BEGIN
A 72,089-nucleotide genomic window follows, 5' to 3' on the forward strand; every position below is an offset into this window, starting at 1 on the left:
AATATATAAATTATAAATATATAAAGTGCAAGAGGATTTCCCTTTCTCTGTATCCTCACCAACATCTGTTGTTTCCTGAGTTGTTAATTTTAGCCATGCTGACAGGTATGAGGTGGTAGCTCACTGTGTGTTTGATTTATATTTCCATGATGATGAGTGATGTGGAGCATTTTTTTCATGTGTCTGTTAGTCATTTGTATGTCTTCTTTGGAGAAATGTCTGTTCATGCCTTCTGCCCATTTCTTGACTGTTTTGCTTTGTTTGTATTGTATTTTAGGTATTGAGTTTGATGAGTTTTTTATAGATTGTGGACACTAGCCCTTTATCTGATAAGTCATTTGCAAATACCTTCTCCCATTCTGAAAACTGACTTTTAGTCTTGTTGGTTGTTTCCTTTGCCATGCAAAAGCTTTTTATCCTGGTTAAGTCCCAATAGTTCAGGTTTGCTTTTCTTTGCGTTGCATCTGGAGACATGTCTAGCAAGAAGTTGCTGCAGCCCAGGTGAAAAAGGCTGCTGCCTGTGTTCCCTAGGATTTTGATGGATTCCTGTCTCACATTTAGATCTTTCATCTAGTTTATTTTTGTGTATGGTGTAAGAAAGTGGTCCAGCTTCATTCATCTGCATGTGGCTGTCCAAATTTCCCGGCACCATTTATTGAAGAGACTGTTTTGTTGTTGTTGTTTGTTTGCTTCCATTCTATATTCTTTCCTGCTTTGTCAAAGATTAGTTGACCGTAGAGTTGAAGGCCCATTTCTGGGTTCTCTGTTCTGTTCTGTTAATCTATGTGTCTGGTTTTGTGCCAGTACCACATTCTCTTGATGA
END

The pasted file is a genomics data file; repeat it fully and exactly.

A 72,089-nucleotide genomic window follows, 5' to 3' on the forward strand; every position below is an offset into this window, starting at 1 on the left:
AATATATAAATTATAAATATATAAAGTGCAAGAGGATTTCCCTTTCTCTGTATCCTCACCAACATCTGTTGTTTCCTGAGTTGTTAATTTTAGCCATGCTGACAGGTATGAGGTGGTAGCTCACTGTGTGTTTGATTTATATTTCCATGATGATGAGTGATGTGGAGCATTTTTTTCATGTGTCTGTTAGTCATTTGTATGTCTTCTTTGGAGAAATGTCTGTTCATGCCTTCTGCCCATTTCTTGACTGTTTTGCTTTGTTTGTATTGTATTTTAGGTATTGAGTTTGATGAGTTTTTTATAGATTGTGGACACTAGCCCTTTATCTGATAAGTCATTTGCAAATACCTTCTCCCATTCTGAAAACTGACTTTTAGTCTTGTTGGTTGTTTCCTTTGCCATGCAAAAGCTTTTTATCCTGGTTAAGTCCCAATAGTTCAGGTTTGCTTTTCTTTGCGTTGCATCTGGAGACATGTCTAGCAAGAAGTTGCTGCAGCCCAGGTGAAAAAGGCTGCTGCCTGTGTTCCCTAGGATTTTGATGGATTCCTGTCTCACATTTAGATCTTTCATCTAGTTTATTTTTGTGTATGGTGTAAGAAAGTGGTCCAGCTTCATTCATCTGCATGTGGCTGTCCAAATTTCCCGGCACCATTTATTGAAGAGACTGTTTTGTTGTTGTTGTTTGTTTGCTTCCATTCTATATTCTTTCCTGCTTTGTCAAAGATTAGTTGACCGTAGAGTTGAAGGCCCATTTCTGGGTTCTCTGTTCTGTTCTGTTAATCTATGTGTCTGGTTTTGTGCCAGTACCACATTCTCTTGATGA